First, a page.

Elkanah's annual pilgrimage to the temple of Yahweh or house of the LORD
) in Shiloh shows him to be a righteous man.
LORD of hosts or “armies” (Hebrew “sebaoth”) describes the LORD's leadership in wars both divine and on behalf of Israel.
The value of a woman's ability to bear children in ancient Israel lies behind Hannah's depression. Her barrenness is comparable
to that of Sarah, Rebekah, and Rachel in Genesis and of Samson's mother in Judg 13
Nazirites were “devoted” to the LORD for some special purpose and were prohibited from drinking alcohol or eating grapes, cutting their hair or beards, and approaching
a dead body (Num 6.1–21
). Intoxicants refers to a form of beer.
Eli thought she was drunk either because his eyesight was poor (
) or because he had lost the capacity to discern the sacred from the secular, and therefore could not tell that Hannah was
Samuel's birth. The gift of a son to Hannah shows God's favor toward the disadvantaged and indicates that Samuel is chosen for a special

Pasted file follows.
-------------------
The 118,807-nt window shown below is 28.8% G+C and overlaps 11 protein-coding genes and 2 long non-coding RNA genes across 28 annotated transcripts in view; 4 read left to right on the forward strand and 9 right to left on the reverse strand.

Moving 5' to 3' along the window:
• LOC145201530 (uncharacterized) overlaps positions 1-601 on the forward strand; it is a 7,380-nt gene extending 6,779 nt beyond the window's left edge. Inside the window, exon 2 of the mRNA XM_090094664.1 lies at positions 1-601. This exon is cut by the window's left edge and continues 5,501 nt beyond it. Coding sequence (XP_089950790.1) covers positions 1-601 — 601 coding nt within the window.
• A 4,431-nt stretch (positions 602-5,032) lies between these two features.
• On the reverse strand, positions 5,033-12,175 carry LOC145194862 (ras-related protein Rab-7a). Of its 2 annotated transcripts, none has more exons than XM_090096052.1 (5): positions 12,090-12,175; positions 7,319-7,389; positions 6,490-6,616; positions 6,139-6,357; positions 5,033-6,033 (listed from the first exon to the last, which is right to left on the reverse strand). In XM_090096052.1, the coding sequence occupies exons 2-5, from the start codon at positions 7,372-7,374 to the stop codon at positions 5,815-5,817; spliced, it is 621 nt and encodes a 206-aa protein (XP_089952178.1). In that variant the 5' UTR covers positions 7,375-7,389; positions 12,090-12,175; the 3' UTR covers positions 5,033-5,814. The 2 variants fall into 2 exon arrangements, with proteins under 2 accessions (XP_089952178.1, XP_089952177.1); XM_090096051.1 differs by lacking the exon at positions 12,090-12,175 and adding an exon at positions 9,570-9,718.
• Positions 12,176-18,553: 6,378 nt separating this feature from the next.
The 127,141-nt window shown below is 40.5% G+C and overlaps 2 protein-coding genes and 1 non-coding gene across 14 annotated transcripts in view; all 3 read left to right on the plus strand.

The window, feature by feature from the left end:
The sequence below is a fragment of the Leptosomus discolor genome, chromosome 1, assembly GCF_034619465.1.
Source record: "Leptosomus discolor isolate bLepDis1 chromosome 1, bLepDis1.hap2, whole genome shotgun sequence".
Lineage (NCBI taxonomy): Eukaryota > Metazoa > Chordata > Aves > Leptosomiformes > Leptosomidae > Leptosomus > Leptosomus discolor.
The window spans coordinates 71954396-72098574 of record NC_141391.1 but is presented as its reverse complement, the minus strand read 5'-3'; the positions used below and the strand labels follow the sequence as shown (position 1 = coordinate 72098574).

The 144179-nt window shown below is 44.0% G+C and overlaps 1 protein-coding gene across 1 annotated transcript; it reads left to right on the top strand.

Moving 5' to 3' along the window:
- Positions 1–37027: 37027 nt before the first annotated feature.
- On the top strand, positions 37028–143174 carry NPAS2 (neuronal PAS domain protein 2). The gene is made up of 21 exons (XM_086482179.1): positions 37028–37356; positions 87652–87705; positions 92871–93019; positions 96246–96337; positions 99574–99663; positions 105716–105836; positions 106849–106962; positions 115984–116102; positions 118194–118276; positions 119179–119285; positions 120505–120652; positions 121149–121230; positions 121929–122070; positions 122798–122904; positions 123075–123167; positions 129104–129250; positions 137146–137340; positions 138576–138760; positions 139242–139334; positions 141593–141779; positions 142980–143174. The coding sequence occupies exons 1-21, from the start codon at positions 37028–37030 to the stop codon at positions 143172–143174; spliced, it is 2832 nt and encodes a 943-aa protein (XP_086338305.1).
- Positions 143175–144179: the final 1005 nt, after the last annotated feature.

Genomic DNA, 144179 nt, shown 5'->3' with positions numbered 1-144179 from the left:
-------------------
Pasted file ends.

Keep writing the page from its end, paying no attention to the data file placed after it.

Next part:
Elkanah knew his wife: An idiom for sexual relations.
Samuel's name ostensibly means “God has heard,” so the reader expects Hannah to say that she named her son Samuel because “God heard”
her prayer. Her statement that she asked him of the LORD
is a pun on the name of Saul instead.
Given is another pun on Saul's name. This is exactly the same as Saul's name in Hebrew (“sha'ul”). It might even be translated,
“He is Saul to the LORD.” These puns may indicate that this story was originally about Saul's birth rather than Samuel's, or they may simply be the
author's way of alluding to Saul as Israel's first king.
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